Govt’s domestic debt maintains downward trend

Paul Nyakazeya



GOVERNMENT’S domestic debt maintained a downward trend, slumping to a two-month low of $107,1 billion in October after another decline in September

that put the debt stock at $119,4 billion.


Statistics from the central bank indicate that domestic debt peaked at an all-time high of $127,4 billion in mid-September.


The Reserve Bank of Zimbabwe said domestic debt stood at $107,1 billion as at October 27, declining by $12,3 billion from $119,4 billion.


Government’s domestic debt consists of government stocks, treasury bills and central bank advances.


Since January this year, domestic debt had been on an upward trend until the sudden downward trend started in September.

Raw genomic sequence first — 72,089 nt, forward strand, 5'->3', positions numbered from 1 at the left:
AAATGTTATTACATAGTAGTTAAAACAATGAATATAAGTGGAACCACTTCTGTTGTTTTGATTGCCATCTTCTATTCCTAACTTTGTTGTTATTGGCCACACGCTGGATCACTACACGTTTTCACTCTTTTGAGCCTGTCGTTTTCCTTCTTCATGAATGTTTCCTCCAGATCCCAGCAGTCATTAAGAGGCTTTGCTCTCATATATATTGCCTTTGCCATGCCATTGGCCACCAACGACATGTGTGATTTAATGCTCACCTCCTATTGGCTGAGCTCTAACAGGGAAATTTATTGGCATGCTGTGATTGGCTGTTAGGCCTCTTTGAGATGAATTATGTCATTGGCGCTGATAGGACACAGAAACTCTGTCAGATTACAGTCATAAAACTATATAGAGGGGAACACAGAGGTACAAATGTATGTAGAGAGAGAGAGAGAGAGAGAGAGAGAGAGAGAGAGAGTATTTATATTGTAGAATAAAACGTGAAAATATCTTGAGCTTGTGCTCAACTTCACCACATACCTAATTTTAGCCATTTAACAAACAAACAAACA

Since January this year, domestic debt has been on an upward trend.


Government said its borrowing had been bloated by food and fuel imports.


The country, once the region’s breadbasket, has been dependent on imports to feed its people due to disruptions caused to the farming sector by a controversial agrarian reform as well as poor harvests caused by draught.


Government’s domestic debt opened the year at $14,1 billion and has been consistently rising since then.


With limited or no meaningful sources of offshore support for the budget, government has aggressively borrowed from the domestic market where high interest rates have significantly increased the domestic debt level.


A highly inflationary environment has created huge deficits in the national budget, forcing government to resort to aggressive borrowing.


Last year, the budget deficit out-turn was at 60% of gross domestic product, according to figures released by the International Monetary Fund.


Government had, however, claimed the budget deficit for the year was a paltry 3% of GDP.